New education and science minister Makiko Tanaka wasted little time before stirring up some controversy, questioning the strategy of phasing out nuclear power generation by the 2030s without terminating the long-standing policy to recycle spent fuel.
“It is very contradictory,” Tanaka, who is known for her outspokenness, told reporters Monday after she was named to the new Cabinet lineup.
Continuing the spent fuel policy is seen as reflecting the government’s consideration of the repercussions on local governments that host related facilities and on the United States, which has close ties with Japan’s nuclear industry.
By retaining Yukio Edano — who was involved in crafting the strategy — as the economy, trade and industry minister, the government indicated that there is no change in its stance to end reliance on nuclear energy in the wake of the Fukushima No. 1 disaster.
But the pathway to achieving that goal appears to be unclear. The government has announced its intention to continue the fuel recycling program and to allow construction of reactors already approved by authorities.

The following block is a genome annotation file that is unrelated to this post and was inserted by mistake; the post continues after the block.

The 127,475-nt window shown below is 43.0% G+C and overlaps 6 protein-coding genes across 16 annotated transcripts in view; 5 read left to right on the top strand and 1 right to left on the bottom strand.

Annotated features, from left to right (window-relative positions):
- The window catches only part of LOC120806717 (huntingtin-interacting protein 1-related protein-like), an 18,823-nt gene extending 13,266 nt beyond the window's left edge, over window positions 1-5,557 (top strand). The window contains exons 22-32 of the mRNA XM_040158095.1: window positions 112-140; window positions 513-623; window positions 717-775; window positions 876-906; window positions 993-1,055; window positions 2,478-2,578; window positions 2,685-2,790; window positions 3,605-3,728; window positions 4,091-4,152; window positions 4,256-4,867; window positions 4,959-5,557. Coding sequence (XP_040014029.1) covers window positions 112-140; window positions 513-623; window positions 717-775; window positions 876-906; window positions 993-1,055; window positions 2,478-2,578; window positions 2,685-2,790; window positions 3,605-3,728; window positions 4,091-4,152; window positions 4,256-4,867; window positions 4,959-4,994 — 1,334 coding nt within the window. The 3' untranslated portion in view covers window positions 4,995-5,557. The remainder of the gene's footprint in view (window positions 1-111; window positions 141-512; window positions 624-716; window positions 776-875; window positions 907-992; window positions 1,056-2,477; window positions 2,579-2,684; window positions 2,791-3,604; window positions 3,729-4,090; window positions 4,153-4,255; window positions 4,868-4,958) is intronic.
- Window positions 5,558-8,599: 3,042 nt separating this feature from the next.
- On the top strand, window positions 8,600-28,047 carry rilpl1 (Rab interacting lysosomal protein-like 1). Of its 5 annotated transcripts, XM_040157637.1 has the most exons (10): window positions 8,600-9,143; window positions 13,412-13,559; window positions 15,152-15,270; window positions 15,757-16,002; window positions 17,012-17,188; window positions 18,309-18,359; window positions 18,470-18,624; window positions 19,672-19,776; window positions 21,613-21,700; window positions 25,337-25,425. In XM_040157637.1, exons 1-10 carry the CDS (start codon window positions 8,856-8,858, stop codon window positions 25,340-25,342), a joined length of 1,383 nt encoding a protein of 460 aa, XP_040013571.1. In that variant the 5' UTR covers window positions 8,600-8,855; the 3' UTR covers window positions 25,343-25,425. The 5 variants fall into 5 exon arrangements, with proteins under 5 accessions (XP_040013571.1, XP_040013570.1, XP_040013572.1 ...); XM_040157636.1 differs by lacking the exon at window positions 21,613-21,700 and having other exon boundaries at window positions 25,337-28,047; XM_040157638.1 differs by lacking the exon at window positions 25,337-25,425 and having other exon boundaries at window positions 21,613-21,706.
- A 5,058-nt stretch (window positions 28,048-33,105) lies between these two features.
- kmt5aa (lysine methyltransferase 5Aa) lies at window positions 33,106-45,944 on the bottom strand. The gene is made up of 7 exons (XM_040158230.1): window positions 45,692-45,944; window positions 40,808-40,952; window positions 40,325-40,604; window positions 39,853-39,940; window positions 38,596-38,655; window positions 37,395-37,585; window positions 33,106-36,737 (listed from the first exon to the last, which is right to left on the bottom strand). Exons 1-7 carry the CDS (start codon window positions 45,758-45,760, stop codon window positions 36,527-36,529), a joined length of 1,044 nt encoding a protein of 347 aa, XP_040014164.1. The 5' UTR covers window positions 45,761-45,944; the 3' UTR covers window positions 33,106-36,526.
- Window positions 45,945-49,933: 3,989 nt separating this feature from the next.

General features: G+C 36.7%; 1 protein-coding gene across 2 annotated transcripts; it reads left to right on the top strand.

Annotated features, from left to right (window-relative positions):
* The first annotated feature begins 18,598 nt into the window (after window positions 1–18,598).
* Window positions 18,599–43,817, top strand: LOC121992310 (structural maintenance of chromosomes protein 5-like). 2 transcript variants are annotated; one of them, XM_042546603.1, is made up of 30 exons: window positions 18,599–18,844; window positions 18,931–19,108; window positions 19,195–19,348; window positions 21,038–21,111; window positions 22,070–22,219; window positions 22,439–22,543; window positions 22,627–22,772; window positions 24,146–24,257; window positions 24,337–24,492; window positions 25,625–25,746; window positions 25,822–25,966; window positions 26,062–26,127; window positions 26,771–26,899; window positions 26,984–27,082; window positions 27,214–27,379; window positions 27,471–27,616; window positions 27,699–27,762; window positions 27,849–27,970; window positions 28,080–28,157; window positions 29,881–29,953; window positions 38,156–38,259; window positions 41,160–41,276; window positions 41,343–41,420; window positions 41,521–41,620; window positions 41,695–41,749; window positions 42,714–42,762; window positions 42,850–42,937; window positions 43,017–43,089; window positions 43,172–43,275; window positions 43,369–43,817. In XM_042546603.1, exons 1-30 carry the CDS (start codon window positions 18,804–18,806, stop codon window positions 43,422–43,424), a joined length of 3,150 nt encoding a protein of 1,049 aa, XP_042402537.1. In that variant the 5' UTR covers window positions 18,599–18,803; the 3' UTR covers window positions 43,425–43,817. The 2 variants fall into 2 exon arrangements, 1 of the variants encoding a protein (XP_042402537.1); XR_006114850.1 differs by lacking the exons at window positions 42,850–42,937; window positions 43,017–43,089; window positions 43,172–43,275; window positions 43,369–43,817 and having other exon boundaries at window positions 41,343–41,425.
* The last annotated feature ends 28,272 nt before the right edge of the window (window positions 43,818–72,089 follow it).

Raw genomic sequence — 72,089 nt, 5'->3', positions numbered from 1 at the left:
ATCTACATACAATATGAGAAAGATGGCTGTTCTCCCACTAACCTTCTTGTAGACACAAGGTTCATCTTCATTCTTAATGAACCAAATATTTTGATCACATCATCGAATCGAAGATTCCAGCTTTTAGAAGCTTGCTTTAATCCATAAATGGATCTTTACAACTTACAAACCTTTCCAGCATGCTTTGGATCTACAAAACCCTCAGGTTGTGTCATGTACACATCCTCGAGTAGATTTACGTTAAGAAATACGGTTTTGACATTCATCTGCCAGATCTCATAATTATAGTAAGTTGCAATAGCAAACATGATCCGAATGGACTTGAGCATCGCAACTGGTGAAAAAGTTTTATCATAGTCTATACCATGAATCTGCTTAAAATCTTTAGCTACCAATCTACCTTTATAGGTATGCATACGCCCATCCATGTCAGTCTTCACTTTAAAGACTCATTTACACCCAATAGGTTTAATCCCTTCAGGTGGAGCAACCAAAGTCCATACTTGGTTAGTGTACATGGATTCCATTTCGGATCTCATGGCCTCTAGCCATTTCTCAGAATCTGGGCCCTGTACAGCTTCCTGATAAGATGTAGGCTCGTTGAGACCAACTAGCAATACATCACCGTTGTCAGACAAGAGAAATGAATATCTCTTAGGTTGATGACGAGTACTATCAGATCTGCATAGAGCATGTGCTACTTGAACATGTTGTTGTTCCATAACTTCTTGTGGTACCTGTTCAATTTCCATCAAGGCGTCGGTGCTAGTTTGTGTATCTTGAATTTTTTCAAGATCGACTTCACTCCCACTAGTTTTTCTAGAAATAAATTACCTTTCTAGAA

Tanaka also touched on the ongoing territorial dispute with China and Taiwan over the Senkaku Islands in the East China Sea. The daughter of former Prime Minister Kakuei Tanaka, who established diplomatic ties with China in 1972, she is expected to help improve ties with Beijing that have been frayed by the clash over the islets’ sovereignty.
“My view . . . is the same as that of the Japanese government,” Tanaka said when asked about recent Chinese media reports that quoted her as saying the issue over the Senkaku Islands should be shelved for the sake of sound bilateral ties.
Dismissing the reports as “misinformation and misleading,” Tanaka refuted an assumption that her view runs counter to the government’s stance that no territorial dispute exists with China.
Japan contends the islets are an integral part of Japanese territory while China claims that the two countries came to an understanding in 1972 to shelve the sovereignty issue.
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